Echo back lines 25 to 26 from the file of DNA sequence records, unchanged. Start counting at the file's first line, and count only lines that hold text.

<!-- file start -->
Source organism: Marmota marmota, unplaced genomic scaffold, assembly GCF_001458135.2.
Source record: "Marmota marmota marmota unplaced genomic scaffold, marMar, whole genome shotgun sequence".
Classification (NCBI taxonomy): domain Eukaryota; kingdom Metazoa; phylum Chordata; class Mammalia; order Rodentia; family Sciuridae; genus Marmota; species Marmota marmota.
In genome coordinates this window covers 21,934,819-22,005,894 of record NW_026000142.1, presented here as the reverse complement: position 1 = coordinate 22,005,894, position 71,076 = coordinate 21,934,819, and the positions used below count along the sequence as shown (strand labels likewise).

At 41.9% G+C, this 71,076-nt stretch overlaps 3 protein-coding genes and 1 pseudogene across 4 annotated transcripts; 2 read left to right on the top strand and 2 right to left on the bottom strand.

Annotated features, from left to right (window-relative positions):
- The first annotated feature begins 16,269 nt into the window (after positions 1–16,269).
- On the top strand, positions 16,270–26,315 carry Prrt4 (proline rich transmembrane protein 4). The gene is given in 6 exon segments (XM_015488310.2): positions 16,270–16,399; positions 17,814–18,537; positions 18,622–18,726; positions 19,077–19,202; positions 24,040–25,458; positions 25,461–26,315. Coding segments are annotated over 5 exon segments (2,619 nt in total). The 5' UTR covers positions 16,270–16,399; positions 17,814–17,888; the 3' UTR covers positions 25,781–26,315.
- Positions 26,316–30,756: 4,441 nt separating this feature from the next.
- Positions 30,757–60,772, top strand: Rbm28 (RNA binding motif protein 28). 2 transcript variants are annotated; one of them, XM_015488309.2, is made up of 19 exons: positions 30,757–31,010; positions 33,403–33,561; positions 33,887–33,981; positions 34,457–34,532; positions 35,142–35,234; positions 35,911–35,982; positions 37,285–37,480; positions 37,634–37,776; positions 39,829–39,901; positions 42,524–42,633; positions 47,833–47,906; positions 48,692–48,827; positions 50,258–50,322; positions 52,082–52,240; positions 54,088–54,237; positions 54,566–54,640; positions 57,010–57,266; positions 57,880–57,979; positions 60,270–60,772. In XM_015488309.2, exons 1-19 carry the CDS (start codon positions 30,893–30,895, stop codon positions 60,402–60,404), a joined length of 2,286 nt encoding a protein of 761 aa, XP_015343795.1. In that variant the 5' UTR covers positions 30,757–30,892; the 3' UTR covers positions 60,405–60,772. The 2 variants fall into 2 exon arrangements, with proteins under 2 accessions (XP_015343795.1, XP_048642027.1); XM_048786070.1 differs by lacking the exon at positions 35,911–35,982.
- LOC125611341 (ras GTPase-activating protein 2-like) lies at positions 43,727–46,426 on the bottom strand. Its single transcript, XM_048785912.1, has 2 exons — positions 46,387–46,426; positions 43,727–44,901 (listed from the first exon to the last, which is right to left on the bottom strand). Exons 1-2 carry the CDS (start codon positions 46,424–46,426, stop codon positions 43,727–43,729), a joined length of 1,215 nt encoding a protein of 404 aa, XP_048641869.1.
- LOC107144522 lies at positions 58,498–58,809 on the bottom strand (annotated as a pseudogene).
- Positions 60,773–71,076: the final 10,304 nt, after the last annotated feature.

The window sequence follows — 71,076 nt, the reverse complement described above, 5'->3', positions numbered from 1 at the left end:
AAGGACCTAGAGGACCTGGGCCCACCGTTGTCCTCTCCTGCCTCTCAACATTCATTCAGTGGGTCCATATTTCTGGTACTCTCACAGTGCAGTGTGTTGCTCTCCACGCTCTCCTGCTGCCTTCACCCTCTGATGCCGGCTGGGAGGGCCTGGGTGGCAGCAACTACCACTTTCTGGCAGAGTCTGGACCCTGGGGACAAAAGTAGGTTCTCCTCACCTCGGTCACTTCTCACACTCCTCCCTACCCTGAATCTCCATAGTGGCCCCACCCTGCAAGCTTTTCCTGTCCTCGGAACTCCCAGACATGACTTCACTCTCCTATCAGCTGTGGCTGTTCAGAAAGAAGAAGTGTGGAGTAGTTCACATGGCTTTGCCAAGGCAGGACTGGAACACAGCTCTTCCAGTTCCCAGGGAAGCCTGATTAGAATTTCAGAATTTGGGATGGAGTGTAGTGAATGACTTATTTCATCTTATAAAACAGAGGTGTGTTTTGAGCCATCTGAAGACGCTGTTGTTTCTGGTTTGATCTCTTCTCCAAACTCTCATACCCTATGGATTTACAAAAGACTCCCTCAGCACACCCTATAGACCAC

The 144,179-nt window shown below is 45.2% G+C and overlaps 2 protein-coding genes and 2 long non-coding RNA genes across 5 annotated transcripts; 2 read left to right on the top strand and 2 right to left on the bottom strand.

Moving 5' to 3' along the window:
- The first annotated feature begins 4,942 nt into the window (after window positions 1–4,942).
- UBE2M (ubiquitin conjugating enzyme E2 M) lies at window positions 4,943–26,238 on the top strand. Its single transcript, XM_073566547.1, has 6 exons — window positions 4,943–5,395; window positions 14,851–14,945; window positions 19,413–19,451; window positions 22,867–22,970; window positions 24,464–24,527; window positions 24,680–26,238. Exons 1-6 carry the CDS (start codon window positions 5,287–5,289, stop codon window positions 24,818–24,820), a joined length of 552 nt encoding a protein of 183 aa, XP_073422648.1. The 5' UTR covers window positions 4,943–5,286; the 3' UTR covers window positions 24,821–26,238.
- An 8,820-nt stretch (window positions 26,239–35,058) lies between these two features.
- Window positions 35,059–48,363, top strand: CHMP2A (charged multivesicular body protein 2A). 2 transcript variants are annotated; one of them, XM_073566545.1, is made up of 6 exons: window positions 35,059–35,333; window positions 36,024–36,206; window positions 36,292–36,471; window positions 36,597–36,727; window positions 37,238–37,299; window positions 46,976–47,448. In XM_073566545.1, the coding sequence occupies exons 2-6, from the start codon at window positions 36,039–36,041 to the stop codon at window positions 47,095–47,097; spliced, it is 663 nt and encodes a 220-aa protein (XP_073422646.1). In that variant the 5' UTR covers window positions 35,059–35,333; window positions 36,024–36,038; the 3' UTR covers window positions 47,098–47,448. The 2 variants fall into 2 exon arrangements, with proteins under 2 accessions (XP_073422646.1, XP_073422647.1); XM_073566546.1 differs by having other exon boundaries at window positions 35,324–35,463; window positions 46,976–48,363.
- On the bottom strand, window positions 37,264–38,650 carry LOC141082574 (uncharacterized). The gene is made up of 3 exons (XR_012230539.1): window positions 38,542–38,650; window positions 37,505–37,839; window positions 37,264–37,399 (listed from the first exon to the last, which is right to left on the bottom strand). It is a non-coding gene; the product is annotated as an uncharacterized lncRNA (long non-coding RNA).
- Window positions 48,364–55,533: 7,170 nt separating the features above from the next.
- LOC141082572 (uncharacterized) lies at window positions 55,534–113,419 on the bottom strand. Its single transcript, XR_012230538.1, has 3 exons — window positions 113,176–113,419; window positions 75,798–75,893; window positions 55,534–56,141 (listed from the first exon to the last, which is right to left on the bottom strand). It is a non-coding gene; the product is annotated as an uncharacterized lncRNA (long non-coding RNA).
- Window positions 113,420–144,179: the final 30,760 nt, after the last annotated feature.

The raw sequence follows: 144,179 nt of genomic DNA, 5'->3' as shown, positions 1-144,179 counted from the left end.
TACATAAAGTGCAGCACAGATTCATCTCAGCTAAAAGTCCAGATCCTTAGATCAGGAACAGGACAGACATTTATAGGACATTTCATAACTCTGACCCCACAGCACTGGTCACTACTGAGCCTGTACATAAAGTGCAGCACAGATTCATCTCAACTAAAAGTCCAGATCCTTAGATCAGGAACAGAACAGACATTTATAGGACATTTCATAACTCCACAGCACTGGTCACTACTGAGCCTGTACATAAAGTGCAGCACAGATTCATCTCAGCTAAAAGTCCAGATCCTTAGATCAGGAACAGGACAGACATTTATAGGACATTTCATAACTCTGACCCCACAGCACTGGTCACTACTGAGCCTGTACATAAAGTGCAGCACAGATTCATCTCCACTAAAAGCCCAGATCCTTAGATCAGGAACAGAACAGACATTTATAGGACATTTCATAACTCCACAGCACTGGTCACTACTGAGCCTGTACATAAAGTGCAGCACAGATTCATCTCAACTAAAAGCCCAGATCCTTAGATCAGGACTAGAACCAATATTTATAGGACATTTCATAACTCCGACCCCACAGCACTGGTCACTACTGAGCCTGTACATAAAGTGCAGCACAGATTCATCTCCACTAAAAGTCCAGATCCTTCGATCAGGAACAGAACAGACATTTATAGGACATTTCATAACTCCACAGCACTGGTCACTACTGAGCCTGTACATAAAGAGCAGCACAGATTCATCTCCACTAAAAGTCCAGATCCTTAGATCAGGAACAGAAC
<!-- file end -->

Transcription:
- Window positions 113,420–144,179: the final 30,760 nt, after the last annotated feature.

The raw sequence follows: 144,179 nt of genomic DNA, 5'->3' as shown, positions 1-144,179 counted from the left end.